Depression Put Alzheimer’s on Fast Track

Depression in Alzheimers patients may speed up cognitive and functional decline

March 21, 2013 / Author:  / Reviewed by: Robert Carlson, M.D

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(dailyRx News) Depression can make the most on-the-ball people feel like their brains are mush. In people with Alzheimer’s disease, depression may speed up disease symptoms.

A recent study showed that loss of ability to perform daily tasks went hand in hand with loss of memory and the ability to process information. 

These Alzheimer’s symptoms progressed faster in patients with depressive symptoms.

"Tell someone if you’re feeling depressed."

Laura B. Zahodne, PhD, a postdoctoral fellow in the Department of Neurology, and Yaakov Stern, PhD, professor of neuropsychology at Columbia University Medical Center in New York, worked together to investigate the influence of depressive symptoms on the progression of Alzheimer’s disease.

Symptoms of Alzheimer’s disease include:

  • Memory trouble
  • Difficulty understanding and processing information
  • Having a hard time performing daily tasks

According to the study authors, depressive symptoms can be found in up to half of all Alzheimer’s patients. Depression may be a factor in declining ability to perform everyday tasks, regardless of decline in memory, understanding and processing information.

For the study, 517 patients with symptoms of Alzheimer’s disease were re-evaluated every six months for 5.5 years. Participants were from hospitals in New York, Maryland, Massachusetts and Paris, France.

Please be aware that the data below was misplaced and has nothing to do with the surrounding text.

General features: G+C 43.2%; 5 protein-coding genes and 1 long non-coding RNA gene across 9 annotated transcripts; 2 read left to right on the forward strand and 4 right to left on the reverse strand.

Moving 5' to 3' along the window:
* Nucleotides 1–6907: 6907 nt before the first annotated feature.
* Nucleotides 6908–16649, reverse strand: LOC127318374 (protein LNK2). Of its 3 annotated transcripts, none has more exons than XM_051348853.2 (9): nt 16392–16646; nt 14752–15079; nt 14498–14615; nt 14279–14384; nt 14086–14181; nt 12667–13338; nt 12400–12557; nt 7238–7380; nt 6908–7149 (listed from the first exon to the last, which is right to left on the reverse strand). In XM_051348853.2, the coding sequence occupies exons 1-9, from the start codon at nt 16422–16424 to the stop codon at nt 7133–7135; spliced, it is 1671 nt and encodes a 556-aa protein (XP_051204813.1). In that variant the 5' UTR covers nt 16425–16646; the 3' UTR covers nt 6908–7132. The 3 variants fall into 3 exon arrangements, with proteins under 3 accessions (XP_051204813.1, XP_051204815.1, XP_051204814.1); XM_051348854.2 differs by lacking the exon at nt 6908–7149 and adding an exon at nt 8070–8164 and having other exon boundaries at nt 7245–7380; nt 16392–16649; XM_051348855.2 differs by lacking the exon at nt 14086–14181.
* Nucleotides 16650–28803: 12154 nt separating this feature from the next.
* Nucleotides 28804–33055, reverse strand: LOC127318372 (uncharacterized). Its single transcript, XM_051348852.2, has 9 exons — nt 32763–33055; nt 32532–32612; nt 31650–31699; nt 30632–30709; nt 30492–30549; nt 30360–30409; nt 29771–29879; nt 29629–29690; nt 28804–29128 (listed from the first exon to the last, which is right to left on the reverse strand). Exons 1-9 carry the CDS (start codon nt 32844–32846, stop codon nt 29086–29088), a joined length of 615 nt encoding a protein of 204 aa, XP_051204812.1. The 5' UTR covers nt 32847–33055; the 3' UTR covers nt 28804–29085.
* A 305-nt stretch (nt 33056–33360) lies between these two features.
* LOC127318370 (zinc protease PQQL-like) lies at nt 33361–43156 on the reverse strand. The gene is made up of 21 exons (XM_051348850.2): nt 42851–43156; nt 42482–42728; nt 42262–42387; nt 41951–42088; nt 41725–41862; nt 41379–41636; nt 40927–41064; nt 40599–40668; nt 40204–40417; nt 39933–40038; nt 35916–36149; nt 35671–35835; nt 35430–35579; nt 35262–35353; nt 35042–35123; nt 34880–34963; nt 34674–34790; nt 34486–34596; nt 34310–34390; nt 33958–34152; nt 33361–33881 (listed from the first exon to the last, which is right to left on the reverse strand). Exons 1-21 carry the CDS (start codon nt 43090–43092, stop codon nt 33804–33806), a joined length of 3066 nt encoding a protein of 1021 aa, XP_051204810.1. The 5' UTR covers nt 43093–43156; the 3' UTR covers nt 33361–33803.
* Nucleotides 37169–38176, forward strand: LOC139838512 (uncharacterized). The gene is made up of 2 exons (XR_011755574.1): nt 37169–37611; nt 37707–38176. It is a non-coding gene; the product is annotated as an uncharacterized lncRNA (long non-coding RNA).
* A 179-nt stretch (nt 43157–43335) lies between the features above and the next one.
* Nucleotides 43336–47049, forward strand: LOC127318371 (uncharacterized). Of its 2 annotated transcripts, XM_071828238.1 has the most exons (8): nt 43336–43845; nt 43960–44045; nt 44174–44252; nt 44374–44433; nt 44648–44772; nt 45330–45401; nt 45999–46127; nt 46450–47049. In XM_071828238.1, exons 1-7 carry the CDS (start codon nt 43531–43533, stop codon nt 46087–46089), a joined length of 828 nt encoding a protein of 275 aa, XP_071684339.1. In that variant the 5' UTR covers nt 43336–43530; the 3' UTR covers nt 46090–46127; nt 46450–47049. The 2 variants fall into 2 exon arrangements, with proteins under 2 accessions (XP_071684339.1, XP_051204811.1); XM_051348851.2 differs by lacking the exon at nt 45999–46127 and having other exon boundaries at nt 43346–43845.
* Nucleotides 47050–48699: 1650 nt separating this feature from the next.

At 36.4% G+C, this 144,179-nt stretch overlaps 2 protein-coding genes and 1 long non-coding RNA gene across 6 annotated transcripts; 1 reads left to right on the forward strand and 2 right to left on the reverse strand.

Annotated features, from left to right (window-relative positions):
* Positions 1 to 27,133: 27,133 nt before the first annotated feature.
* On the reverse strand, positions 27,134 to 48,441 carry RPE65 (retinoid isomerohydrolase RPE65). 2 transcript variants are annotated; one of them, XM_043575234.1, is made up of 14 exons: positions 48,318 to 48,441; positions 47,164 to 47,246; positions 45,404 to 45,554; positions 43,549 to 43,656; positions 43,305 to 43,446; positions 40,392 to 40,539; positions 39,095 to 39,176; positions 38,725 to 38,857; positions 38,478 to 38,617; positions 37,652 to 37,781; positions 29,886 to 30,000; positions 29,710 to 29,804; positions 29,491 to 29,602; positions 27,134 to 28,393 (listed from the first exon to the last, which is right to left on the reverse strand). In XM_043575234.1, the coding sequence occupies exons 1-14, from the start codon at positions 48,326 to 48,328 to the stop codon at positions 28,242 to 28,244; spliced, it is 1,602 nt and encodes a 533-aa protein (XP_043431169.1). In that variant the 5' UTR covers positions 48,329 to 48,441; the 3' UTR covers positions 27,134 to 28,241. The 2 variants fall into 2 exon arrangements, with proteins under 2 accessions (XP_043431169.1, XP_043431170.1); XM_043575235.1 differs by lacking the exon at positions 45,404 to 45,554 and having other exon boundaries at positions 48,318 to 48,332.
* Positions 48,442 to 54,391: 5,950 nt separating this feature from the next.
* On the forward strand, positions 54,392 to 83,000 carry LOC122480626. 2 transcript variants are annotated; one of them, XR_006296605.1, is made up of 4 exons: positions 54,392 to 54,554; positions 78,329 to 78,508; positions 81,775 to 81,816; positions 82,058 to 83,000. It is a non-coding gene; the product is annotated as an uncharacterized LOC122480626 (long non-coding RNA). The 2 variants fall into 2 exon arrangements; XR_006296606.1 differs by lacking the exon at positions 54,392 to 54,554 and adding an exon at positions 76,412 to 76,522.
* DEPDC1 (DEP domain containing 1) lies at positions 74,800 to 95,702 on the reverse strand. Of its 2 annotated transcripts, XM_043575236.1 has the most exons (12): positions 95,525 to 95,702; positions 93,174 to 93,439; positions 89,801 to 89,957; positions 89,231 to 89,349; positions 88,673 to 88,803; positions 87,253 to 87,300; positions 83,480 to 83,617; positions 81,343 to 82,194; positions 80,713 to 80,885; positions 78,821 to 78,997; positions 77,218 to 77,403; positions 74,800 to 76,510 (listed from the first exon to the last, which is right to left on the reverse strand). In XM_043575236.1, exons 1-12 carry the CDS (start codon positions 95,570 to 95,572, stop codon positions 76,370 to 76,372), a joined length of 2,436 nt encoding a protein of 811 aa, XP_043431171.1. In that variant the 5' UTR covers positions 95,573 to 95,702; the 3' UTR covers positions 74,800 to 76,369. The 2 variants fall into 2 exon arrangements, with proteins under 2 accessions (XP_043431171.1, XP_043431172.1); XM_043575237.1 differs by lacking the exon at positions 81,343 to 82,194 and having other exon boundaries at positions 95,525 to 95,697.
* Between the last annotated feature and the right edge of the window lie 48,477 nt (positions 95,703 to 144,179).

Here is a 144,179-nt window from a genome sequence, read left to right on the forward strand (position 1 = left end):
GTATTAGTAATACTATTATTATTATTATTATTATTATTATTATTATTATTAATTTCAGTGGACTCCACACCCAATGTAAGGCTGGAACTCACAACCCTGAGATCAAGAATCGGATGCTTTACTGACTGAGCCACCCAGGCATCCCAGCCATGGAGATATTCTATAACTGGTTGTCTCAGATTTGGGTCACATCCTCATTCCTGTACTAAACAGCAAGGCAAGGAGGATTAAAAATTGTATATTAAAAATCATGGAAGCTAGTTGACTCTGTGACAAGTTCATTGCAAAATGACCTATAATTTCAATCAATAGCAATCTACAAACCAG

“Making a prognosis (prediction of how the disease will progress) for Alzheimer’s disease is notoriously difficult because patients progress at such different rates,” said Dr. Zahodne.

The results of the study showed that Alzheimer’s disease progressed in patients by first affecting memory, understanding and processing of information. These symptoms were then followed by a decline in the ability to perform daily tasks.

Patients with depressive symptoms did not see their depressive symptoms worsen over time. Rather, symptoms remained steady throughout the 5.5 years of follow-up.

Patients with high levels of depressive symptoms had:

  • More trouble performing daily tasks
  • A faster decline in the ability to perform daily tasks over time 
  • A faster decline in memory, understanding and processing information 

The authors concluded that declines in the ability to perform daily tasks, the decline in memory and understanding and the decline in the ability to process information were all related.

The authors suggested that diagnosing depression in patients with Alzheimer’s disease was important, as depression appeared to predict functional decline.

“These results show that not only should we measure patients’ memory and thinking abilities, we should also assess their depression, anxiety, and other psychological symptoms that may affect their prognosis,” said Dr. Zahodne.

This study was published in the March issue of the Journal of Alzheimer’s Disease.

The National Institute of Aging, the National Center for Advancing Translational Sciences and the National Institutes of Health provided funding for this project. No conflicts of interest were found.

Reviewed by: 
Review Date: 
March 19, 2013
Last Updated:
March 21, 2013